"He decreed statutes for Jacob and established the law in Israel, which he commanded our ancestors to teach their children, so the next generation would know them, even the children yet to be born, and they in turn would tell their children."
"Hello Siri. Show me the law of God."
"Then they would put their trust in God and would not forget his deeds but would keep his commands."
"Okay Google. What was the exodus?"
"They would not be like their ancestors--a stubborn and rebellious generation, whose hearts were not loyal to God, whose spirits were not faithful to him. (Ps. 78:5-8)"
The practice (art?) of remembering seems to be a relic of the past, relegated to the dustbin of outdated cultural practices. With the advent of the smartphone came instantaneous access to information that has no parallel in history. Don't remember that Bible verse? Simply look it up on Google. Cannot recall that event? Check it on wikipedia. Struggling to bring those instructions to mind? Search for them on Bing (wait, that's not right, nobody uses Bing...I digress).
And while having such unfettered access to information can be a exciting prospect and liberating experience, it also comes with unintended consequences that have a tremendous bearing on our faith.
Psalm 78 reminds us that throughout history, remembering has been important for faithfulness to God. The passing down of stories of God's mighty works and powerful words of promise were intended to instill this faithfulness in the next generation. Why? So that they would not follow in the path of their ancestors who frequently forgot to remember and strayed from God. And so the collective memory of the people of God was passed down from generation to generation through storytelling, memorization, and practice (liturgy).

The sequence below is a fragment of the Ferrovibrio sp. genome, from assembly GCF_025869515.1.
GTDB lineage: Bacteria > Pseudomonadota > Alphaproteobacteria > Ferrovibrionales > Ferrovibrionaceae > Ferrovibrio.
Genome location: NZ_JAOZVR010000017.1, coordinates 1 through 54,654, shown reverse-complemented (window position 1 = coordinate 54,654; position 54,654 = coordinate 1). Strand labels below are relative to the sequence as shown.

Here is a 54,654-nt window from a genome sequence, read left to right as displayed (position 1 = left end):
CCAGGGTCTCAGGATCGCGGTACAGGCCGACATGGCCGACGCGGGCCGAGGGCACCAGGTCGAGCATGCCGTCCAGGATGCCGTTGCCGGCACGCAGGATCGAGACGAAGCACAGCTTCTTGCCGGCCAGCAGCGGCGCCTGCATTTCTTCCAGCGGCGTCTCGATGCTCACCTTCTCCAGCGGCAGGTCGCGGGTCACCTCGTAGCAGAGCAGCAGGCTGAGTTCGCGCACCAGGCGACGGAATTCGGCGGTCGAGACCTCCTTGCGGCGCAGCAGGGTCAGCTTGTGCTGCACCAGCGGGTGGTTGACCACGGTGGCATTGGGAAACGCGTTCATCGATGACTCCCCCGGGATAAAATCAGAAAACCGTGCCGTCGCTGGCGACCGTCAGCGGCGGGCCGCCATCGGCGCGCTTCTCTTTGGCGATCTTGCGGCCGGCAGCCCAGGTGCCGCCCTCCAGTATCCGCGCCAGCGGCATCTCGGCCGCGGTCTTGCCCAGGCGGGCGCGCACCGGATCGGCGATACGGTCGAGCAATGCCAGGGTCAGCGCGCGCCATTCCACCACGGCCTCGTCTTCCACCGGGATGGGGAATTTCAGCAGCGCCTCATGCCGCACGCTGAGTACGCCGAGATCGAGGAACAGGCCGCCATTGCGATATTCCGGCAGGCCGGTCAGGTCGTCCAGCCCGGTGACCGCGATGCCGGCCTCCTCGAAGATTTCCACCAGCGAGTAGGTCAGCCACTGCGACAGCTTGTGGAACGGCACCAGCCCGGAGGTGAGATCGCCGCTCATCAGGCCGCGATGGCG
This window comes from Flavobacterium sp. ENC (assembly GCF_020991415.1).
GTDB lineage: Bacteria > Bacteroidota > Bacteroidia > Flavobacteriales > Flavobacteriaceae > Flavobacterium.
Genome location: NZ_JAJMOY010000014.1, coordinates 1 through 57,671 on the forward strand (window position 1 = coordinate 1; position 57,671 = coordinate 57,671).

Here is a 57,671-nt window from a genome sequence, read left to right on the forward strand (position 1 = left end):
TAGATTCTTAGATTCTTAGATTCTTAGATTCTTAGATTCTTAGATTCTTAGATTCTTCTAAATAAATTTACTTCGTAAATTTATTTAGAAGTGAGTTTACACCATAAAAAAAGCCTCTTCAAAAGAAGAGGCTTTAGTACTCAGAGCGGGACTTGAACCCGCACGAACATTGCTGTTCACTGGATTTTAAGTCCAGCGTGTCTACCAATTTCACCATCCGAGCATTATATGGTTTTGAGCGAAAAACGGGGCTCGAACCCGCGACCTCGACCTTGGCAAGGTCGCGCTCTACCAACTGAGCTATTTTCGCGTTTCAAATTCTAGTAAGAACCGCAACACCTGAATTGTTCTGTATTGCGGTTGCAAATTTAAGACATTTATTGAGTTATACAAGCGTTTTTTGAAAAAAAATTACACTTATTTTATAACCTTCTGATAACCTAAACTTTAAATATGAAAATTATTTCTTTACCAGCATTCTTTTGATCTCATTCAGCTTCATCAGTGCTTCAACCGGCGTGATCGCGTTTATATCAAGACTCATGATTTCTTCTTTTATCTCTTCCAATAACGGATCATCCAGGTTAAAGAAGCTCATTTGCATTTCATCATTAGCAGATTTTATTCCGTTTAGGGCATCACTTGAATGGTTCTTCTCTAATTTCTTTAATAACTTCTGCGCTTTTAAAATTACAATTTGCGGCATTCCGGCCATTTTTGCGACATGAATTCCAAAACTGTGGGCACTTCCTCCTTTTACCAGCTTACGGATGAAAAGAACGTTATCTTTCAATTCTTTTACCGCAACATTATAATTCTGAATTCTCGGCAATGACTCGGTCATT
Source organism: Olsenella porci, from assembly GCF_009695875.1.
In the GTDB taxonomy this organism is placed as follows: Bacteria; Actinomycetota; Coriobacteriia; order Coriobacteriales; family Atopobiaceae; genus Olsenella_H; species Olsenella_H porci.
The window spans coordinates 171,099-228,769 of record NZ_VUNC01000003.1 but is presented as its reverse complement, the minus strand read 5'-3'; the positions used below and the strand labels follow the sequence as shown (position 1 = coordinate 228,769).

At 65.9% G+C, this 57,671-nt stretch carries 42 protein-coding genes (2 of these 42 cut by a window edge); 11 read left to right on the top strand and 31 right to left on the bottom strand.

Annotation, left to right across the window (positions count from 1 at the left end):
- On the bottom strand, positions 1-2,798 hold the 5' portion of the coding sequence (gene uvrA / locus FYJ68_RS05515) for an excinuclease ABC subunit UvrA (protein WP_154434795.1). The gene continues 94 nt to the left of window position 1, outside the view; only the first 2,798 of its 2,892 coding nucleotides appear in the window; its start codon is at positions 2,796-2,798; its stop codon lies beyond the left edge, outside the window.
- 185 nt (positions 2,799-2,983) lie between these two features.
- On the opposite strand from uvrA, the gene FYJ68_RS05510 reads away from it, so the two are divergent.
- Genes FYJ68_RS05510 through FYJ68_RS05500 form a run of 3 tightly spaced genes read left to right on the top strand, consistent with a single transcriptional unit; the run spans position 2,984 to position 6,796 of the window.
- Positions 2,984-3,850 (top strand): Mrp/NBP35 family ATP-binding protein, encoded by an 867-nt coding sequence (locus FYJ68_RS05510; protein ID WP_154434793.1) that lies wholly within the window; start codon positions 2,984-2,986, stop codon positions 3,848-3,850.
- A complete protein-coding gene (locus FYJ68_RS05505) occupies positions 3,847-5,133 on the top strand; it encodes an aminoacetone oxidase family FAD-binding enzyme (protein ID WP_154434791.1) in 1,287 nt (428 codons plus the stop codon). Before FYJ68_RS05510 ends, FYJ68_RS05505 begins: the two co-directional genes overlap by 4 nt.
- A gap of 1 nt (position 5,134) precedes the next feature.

The same is true for Christians throughout history. The liturgy served as a means of telling the story of God, His mission, and the gospel in the context of corporate worship. Furthermore, catechesis ingrained the truths and promises of God on the hearts and minds of children so that as they grew up among the covenant community, they would remember the Lord's deeds and keep his commands.
However, we are on a precipice today, looking over into the abyss that is the screen of our smartphones, tablets, and computers. No longer needing to remember--to embody truths, stories, and, calling--we become empty while having everything at our fingertips. To put another way, our devices cause us to "unstoried" beings whose primary (or perhaps sole) orientation is the present. And a people without a story, a people lacking an embodiment of history or a vision of the future are a people bound to forget their God, his works, and his ways. Such a people will become behold to, and enslaved by, the present, which can lead to all sorts of sinfulness (see 1-2 Kings, and a number of the Old Testament prophets).
This is why it is important to remember. To place oneself in the unfolding story of redemptive history. To memorize Scripture. To engage in the liturgy; that weekly practice in which we are reminded of, and further embedded in, the story of God's covenant people--one of creation, fall, redemption, and new creation. Recurring patterns of confession, assurance, proclamation, and commissioning help to offset the formative practice of swiping right and calling out to the disembodied beings within our devices for the answers to our questions.
It is easy to despair, disparaging the impact of modern technology on life and faith practice. Considering the low rate of biblical literacy today, and the growing indifference and non-religious identification of young people today, it is easy to imagine things only getting worse. Yet, I find it is equally easy to imagine renewal and reformation in our patterns, habits, and practices as we pass down the immeasurable riches of God's grace given to us in Christ to the next generation, so that they might put their trust in the Lord and follow his commands.
The question is: What does that future require of you in this present?